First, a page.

16. Congratulations! It was an amazing journey, and I feel privileged to have followed your adventure all these months. It was so much fun anticipating the next blog post, then reading your words and gazing at all those pictures. I honestly thought you were crazy when I first found out you planned to walk from Mexico to Canada, but you’ve changed my thinking. What an adventure! What a challenge! You two will never forget this. There’s nothing you can’t accomplish!

  17. jennihikes says:

    Thanks so much for sharing, I’ve really enjoyed following you – it was a great privilege. Congratulations to the three of you – T-Fox, Lorax, Still A Hat. Love and Light, Jenni

  18. Megan Firth says:

    So Happy! So Sad! Wowzers! I’m hear at home finished reading your blog and I’m all teary eyed. You are an amazing writer Tara. I have felt like I’ve been alongside you the whole time. I’m going to miss reading about all your adventures. Thank you for blogging, thank you for sharing this adventure with us.
    And CONGRATULATIONS! I’m doing a happy dance for you! I’m so proud of you. You’ve inspired me. I’m thinking about doing the Bruce next summer, or maybe in 2 summers.

  19. Congratulations on such an amazing accomplishment. It was wonderful to follow your journey.

  20. Jill says:

    I found your blog today (through traveling by trails Brent and Gypsy) and just finished reading…you two did an amazing job! It really takes a lot to push through those low moments and it was heartwarming to see you support each other throughout the hike.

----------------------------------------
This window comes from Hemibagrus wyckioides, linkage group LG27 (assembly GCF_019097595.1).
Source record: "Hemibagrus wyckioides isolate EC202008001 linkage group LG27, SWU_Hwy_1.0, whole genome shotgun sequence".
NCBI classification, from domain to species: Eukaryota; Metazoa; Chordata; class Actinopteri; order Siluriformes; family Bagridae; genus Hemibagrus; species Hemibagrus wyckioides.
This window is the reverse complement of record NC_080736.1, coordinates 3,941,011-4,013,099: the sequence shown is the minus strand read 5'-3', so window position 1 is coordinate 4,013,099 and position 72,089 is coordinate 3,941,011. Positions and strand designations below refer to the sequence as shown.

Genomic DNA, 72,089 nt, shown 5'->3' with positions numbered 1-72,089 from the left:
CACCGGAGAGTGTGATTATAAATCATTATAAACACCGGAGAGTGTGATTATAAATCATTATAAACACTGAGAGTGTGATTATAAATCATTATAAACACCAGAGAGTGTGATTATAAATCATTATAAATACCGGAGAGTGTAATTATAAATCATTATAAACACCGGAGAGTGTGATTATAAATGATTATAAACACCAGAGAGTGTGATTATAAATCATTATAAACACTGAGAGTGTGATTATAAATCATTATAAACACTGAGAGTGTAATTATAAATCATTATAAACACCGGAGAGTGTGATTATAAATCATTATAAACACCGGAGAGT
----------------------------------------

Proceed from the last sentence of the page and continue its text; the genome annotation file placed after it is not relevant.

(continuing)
21. Congrats on your long walk home!

  22. Poppa Lorax says:

    Very proud of you two. One fun challenge over and may you have many more.

  23. Toto says:

    Congratulations guys. I just finished reading your blog while hanging out at the airport. Really enjoyed the whole thing beginning to end.

    • dandurston says:

      Aww thanks Toto! We’re so glad you enjoyed them. At times, it was a real pain to write from the trail, but ultimately I knew it would probably be the most crucial time to capture life in words and pictures. If someone asked me to write about the PCT now, I’m not sure if I could muster the detail…I’d just say, “Yup, it was pretty awesome.” It’s the little details that make the trail so uniquely interesting and oddly memorable. And what would we do without pictures?! Take care my friend…